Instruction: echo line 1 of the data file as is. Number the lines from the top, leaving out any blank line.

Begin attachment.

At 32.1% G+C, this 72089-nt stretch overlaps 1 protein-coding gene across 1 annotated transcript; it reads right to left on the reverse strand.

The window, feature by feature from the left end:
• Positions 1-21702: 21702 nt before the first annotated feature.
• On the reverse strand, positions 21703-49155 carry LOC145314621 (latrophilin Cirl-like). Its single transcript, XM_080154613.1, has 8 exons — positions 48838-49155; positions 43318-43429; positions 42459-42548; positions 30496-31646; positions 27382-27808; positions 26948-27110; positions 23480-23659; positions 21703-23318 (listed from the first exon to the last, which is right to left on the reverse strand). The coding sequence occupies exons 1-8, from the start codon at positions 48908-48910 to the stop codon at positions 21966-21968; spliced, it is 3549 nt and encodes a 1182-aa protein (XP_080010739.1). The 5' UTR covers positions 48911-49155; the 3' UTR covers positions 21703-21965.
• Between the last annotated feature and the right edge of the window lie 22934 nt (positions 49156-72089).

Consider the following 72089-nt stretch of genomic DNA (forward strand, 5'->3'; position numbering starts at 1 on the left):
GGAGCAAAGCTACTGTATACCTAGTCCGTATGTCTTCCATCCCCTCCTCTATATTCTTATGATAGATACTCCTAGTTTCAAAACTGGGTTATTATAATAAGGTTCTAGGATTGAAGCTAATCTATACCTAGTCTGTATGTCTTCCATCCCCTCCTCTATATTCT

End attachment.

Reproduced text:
At 32.1% G+C, this 72089-nt stretch overlaps 1 protein-coding gene across 1 annotated transcript; it reads right to left on the reverse strand.